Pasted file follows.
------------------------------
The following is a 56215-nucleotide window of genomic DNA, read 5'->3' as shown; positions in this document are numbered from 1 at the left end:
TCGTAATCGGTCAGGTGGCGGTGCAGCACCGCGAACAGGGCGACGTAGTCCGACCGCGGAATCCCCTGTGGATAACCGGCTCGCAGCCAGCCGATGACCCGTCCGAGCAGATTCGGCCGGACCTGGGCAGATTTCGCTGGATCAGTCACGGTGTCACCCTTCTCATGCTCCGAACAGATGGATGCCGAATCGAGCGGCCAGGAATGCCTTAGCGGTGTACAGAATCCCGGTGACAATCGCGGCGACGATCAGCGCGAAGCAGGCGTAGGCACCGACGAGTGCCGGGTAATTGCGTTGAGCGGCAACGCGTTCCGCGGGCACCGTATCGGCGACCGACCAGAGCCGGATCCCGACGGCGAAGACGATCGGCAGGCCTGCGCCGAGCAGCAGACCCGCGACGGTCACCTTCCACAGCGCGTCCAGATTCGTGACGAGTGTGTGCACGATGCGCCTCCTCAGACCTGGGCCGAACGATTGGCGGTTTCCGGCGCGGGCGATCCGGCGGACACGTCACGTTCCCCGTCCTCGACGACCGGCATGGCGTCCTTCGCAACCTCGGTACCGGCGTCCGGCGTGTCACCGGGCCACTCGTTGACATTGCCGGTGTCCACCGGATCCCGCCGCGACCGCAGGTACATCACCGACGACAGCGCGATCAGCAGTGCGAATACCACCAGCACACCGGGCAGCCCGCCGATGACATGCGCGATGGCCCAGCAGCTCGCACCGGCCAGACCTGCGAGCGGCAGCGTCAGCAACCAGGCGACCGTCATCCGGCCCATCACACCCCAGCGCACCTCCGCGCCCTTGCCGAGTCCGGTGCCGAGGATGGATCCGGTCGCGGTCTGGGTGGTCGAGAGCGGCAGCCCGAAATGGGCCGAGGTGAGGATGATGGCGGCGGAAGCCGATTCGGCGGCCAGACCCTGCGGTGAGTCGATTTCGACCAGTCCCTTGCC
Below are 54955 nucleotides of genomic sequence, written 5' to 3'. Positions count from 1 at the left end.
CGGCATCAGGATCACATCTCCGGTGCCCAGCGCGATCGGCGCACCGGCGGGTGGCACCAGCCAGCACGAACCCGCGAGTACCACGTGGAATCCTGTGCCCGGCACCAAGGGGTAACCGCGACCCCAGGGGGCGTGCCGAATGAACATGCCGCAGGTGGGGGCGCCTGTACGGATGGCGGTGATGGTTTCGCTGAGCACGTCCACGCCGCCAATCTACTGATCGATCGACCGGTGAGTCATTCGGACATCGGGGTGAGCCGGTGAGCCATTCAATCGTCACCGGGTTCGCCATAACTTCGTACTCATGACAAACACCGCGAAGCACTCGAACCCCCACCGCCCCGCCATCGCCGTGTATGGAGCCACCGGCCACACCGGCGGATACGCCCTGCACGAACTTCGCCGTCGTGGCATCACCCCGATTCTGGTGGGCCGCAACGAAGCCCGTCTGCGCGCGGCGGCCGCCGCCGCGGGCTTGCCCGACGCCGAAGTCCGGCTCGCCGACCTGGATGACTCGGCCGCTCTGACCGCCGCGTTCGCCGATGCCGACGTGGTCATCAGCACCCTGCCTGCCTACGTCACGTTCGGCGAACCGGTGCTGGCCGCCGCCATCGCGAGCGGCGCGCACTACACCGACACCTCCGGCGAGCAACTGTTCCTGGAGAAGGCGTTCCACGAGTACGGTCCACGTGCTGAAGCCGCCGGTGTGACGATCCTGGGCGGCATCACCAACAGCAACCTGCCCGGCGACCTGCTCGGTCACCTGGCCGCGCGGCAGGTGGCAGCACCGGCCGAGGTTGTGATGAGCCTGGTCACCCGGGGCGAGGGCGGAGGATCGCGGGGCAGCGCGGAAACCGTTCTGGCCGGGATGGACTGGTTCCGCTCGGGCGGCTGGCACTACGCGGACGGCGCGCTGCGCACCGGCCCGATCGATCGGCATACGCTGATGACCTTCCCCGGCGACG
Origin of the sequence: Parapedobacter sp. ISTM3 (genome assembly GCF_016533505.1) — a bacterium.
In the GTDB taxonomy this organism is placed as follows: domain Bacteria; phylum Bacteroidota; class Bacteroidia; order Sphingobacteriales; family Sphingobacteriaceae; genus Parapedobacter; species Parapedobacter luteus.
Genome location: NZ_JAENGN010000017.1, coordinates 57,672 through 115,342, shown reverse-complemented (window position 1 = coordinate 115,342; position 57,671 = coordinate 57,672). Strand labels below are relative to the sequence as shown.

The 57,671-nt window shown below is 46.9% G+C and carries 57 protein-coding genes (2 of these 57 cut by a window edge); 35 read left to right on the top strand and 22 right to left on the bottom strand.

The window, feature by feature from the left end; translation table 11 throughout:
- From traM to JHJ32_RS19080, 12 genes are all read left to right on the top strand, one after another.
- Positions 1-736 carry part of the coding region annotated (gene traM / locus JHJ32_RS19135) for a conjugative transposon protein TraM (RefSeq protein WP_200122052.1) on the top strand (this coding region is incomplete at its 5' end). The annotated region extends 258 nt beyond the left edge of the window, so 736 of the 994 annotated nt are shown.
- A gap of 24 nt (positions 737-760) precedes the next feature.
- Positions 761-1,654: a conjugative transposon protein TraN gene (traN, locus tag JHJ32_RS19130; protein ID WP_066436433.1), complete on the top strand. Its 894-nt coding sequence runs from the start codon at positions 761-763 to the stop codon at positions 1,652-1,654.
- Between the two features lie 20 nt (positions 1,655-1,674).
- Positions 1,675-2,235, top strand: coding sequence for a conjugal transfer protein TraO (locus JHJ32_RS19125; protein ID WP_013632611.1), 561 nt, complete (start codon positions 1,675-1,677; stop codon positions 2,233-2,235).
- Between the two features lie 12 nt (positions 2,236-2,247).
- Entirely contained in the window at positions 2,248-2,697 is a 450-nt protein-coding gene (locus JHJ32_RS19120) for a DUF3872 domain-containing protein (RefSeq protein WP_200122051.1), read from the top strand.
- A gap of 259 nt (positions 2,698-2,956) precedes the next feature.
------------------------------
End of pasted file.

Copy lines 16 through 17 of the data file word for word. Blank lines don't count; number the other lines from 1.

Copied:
- Between the two features lie 12 nt (positions 2,236-2,247).
- Entirely contained in the window at positions 2,248-2,697 is a 450-nt protein-coding gene (locus JHJ32_RS19120) for a DUF3872 domain-containing protein (RefSeq protein WP_200122051.1), read from the top strand.